…but this is a hell of a short window for everyone to get their houses into order.
As much as I may agree with the direction of travel, that’s not to say I approve of how fast we are going. 🙂 Expecting ISV’s and end-users to get everything in place to ensure no disruption within 2 months is very optimistic. The amount of potential evaluation, refactoring, testing and pleading customer phone calls that may result from this is more akin to a six to twelve-month project. And this, of course, assumes ISV’s or developers are being proactive in communicating with customers or their businesses. I can fully anticipate a scenario of panicked frenzy in early October, as business systems start erroring and there is no-one immediately available to remedy the issue. Ultimately, a lot of this will come down to whether the API limits will be strictly enforced from October 1st onwards, or whether a “bedding in” period will exist. I sincerely hope Microsoft go for the latter.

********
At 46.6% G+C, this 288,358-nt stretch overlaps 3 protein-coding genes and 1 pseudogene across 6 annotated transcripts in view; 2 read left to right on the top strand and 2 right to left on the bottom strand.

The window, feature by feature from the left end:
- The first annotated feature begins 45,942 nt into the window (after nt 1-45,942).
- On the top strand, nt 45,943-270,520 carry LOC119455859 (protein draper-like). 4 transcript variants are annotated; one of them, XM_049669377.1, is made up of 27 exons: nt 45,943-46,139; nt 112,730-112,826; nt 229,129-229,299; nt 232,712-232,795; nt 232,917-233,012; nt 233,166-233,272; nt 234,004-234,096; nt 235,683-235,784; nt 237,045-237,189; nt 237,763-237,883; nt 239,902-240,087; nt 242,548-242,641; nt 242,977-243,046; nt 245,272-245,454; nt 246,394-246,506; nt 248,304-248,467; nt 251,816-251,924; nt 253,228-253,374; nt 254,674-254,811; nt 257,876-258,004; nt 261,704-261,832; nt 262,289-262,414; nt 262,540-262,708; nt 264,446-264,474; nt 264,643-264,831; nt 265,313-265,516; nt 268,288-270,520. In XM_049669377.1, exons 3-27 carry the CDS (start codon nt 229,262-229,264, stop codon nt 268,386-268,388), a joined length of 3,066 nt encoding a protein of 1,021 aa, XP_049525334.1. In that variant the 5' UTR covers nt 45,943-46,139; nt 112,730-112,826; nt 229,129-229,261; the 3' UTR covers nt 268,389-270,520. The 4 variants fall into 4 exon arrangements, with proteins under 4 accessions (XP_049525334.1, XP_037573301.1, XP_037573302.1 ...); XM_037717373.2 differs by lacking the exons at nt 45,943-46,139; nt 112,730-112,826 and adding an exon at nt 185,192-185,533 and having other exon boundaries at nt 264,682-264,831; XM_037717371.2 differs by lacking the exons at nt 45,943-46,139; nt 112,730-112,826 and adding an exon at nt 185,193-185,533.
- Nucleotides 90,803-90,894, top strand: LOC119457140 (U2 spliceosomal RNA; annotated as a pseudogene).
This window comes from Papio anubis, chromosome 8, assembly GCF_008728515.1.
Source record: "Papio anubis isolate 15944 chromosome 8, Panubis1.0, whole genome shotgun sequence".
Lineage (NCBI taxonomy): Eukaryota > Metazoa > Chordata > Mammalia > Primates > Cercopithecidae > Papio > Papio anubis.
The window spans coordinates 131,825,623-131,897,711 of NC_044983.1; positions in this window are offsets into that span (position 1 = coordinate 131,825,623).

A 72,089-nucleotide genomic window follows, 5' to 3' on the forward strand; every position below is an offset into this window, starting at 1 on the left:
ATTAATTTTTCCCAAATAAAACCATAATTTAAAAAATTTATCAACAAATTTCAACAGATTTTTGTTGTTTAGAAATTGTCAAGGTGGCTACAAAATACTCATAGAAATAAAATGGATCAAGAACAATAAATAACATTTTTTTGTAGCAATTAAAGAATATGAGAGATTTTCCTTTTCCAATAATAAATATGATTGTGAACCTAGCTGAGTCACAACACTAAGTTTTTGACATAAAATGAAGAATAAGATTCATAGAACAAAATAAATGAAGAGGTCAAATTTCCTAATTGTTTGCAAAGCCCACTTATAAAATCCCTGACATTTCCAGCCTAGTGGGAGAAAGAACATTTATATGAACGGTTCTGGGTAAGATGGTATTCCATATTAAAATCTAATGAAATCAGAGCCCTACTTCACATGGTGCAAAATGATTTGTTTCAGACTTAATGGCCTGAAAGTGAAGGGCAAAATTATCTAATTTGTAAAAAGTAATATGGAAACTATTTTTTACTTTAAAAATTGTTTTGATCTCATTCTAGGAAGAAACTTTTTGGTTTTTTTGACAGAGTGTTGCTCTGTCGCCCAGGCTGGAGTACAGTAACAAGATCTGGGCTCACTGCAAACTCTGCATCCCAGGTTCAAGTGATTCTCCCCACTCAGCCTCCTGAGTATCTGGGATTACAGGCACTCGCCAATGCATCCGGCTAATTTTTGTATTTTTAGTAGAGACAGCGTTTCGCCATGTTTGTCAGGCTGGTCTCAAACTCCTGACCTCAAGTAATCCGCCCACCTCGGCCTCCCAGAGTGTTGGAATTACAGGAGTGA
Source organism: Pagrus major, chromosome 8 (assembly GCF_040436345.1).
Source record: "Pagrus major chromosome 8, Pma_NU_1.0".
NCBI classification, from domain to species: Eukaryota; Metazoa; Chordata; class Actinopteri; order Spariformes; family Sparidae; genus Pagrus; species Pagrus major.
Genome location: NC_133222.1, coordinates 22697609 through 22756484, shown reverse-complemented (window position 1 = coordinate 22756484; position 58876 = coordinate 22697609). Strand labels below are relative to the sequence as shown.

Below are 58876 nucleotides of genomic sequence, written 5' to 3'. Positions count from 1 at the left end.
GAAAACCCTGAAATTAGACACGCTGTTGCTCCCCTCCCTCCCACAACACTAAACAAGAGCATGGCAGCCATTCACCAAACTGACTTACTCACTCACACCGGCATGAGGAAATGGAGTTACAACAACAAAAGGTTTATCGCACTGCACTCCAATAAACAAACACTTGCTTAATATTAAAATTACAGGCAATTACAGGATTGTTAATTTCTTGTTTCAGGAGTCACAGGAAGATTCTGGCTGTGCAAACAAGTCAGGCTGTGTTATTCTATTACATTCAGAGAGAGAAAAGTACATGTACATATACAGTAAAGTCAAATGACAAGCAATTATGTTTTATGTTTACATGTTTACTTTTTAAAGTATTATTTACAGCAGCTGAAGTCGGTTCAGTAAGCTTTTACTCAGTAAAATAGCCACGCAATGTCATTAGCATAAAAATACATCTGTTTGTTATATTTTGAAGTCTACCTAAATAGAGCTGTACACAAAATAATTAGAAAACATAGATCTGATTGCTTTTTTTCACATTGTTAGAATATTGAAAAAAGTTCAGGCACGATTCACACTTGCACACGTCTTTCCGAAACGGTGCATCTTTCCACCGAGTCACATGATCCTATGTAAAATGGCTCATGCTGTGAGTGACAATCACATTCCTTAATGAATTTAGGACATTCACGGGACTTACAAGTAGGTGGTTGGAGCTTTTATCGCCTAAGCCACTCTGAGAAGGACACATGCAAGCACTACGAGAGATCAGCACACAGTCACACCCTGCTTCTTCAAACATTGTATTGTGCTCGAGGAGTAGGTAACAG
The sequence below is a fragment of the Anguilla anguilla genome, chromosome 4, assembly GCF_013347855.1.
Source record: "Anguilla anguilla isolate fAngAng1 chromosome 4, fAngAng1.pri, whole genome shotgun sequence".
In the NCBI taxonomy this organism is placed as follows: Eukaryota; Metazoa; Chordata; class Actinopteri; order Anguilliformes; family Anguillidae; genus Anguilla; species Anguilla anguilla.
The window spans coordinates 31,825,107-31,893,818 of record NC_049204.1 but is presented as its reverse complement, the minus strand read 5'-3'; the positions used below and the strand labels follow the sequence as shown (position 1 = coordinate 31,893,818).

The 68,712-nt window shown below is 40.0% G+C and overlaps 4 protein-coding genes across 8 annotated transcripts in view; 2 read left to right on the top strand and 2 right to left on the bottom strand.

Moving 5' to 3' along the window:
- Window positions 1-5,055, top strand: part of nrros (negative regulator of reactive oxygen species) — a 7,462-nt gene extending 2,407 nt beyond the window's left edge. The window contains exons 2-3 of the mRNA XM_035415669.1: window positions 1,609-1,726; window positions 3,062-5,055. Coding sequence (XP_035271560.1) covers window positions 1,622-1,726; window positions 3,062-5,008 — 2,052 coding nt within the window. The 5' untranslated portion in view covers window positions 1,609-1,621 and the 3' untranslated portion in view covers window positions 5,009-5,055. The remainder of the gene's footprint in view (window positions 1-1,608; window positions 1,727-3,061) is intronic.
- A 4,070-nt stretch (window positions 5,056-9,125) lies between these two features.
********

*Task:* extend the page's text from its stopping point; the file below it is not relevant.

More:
Need some help in understanding how these changes impact you?
Attempting to digest and evaluate how these changes may directly impact your organisation could be tricky. If you need any help with this, feel free to reach out to me directly, and I’d be happy to discuss them further with you. You can also leave a comment below – I’d be interested in hearing others thoughts in regards to these changes.